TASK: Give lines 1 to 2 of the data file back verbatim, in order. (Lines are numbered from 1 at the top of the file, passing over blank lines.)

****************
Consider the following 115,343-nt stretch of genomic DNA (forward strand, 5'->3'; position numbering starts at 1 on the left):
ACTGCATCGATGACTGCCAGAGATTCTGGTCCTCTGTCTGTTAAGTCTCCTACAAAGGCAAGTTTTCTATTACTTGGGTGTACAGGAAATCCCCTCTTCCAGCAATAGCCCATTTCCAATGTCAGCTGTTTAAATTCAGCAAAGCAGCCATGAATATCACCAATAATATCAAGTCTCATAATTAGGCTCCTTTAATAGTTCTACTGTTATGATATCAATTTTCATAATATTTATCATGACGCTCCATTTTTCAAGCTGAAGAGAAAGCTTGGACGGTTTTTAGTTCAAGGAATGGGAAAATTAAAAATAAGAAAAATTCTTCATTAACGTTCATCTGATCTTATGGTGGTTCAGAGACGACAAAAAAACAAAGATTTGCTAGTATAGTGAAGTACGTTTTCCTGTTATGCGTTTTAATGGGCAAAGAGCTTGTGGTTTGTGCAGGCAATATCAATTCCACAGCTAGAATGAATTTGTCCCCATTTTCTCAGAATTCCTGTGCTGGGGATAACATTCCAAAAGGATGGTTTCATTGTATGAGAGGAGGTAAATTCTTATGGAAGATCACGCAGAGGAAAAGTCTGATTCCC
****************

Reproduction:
Consider the following 115,343-nt stretch of genomic DNA (forward strand, 5'->3'; position numbering starts at 1 on the left):
ACTGCATCGATGACTGCCAGAGATTCTGGTCCTCTGTCTGTTAAGTCTCCTACAAAGGCAAGTTTTCTATTACTTGGGTGTACAGGAAATCCCCTCTTCCAGCAATAGCCCATTTCCAATGTCAGCTGTTTAAATTCAGCAAAGCAGCCATGAATATCACCAATAATATCAAGTCTCATAATTAGGCTCCTTTAATAGTTCTACTGTTATGATATCAATTTTCATAATATTTATCATGACGCTCCATTTTTCAAGCTGAAGAGAAAGCTTGGACGGTTTTTAGTTCAAGGAATGGGAAAATTAAAAATAAGAAAAATTCTTCATTAACGTTCATCTGATCTTATGGTGGTTCAGAGACGACAAAAAAACAAAGATTTGCTAGTATAGTGAAGTACGTTTTCCTGTTATGCGTTTTAATGGGCAAAGAGCTTGTGGTTTGTGCAGGCAATATCAATTCCACAGCTAGAATGAATTTGTCCCCATTTTCTCAGAATTCCTGTGCTGGGGATAACATTCCAAAAGGATGGTTTCATTGTATGAGAGGAGGTAAATTCTTATGGAAGATCACGCAGAGGAAAAGTCTGATTCCC